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Defining and improving the role of emergency medical services in Cape Town, South Africa
  1. Trisha Anest1,
  2. Sarah Stewart de Ramirez1,
  3. Kamna S Balhara1,
  4. Peter Hodkinson2,
  5. Lee Wallis2,
  6. Bhakti Hansoti1
  1. 1Department of Emergency Medicine, Johns Hopkins University, Baltimore, Maryland, USA
  2. 2Division of Emergency Medicine, University of Cape Town, Cape Town, South Africa
  1. Correspondence to Dr T Anest, Department of Emergency Medicine, The Johns Hopkins University School of Medicine, 1830 E Monument Street Suite 6-100, Baltimore, MD 21287, USA; trishaanest{at}gmail.com

Abstract

Introduction Low and middle income countries bear a disproportionate burden of paediatric morbidity and mortality. South Africa, a middle income country, has unacceptably high mortality in children less than 5 years of age. Many factors that contribute to the child mortality rate are time sensitive and require efficient access to emergency care. Delays and barriers within the emergency medical services (EMS) system increase paediatric morbidity and mortality from time sensitive illnesses.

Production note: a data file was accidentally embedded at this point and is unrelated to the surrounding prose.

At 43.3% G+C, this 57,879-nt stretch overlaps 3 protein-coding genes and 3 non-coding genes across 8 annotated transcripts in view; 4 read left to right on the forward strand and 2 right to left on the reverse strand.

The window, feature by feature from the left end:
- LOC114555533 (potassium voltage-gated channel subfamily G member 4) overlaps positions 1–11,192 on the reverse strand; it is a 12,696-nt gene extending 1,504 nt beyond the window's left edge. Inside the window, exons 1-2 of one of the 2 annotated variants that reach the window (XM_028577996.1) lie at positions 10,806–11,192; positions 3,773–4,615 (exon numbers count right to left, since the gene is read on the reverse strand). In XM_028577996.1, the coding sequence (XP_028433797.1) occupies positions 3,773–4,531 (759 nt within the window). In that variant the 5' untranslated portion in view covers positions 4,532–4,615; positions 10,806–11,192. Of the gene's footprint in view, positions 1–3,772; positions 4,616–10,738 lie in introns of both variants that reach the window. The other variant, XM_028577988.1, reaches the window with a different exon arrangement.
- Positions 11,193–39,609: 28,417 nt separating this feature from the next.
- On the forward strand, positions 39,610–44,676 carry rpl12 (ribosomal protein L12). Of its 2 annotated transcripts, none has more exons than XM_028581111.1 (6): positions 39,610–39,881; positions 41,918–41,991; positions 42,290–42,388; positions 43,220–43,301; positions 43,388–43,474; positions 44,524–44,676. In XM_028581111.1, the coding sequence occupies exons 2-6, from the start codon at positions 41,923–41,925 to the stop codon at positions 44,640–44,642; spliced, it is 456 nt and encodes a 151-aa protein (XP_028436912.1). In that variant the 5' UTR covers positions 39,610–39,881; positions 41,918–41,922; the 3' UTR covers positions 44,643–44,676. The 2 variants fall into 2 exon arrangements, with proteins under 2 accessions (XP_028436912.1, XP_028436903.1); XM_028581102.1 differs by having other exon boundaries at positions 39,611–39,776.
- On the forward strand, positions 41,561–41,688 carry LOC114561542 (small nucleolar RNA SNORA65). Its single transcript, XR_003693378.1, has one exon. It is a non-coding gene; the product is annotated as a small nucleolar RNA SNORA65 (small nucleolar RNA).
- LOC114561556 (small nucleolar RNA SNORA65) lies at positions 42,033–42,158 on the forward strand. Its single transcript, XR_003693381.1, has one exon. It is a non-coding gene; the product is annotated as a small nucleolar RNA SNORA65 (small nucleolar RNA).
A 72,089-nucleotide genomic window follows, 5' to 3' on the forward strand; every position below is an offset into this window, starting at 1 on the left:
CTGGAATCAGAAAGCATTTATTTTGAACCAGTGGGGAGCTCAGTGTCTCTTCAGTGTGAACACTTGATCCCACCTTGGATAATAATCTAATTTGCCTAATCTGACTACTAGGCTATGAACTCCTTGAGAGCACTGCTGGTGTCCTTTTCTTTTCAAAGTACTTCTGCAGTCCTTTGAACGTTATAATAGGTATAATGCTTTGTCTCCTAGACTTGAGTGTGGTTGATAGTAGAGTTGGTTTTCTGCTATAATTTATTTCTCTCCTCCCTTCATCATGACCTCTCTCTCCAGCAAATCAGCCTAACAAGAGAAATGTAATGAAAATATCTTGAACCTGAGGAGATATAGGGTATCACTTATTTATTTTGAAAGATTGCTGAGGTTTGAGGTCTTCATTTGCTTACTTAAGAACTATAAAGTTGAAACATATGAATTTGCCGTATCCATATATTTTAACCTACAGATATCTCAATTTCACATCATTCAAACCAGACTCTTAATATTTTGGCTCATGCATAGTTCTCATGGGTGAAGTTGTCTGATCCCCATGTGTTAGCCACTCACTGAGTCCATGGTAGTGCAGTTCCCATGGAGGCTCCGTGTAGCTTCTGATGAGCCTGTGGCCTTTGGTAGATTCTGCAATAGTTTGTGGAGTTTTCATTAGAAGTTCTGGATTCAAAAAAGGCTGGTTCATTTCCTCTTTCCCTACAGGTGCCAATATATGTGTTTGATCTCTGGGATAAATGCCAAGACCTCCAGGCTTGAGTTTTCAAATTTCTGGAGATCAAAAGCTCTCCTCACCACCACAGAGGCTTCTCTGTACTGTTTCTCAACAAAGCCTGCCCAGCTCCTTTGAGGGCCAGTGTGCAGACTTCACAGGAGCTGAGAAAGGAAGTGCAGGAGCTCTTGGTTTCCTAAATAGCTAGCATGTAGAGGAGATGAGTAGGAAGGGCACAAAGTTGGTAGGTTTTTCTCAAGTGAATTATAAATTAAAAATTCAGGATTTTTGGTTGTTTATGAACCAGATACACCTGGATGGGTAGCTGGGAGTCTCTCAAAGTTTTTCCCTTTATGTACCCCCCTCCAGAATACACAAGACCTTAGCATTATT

Methods This study is a qualitative evaluation of the prehospital care system for paediatric patients in Cape Town, South Africa. A purposive sample of healthcare personnel within and interacting with the EMS system were interviewed. A structured interview form was used to gather data. All interviews were audio recorded and transcribed; two independent reviewers performed blinded content analysis of the transcribed script.

Results 33 structured interviews were conducted over a 4 week period. Eight broad themes were identified during coding, including: access, communication, community education, equipment, infrastructure, staffing, training and triage. Subcategories were used to identify areas for targeted intervention. Overall agreement between the two independent coders was 93.36%, with a κ coefficient of 0.69.

Conclusions The prehospital system is central to delivering time sensitive care for paediatric patients. In a single centre middle income setting, communication barriers between dispatch personnel and medical facilities/EMS personnel were deemed to be a high priority intervention in order to improve care delivery. Other areas for targeted interventions should include broadening the advanced life support provider base and introducing basic medical language in dispatch staff training.

  • emergency ambulance systems
  • global health
  • prehospital care
  • paediatrics
  • qualitative research

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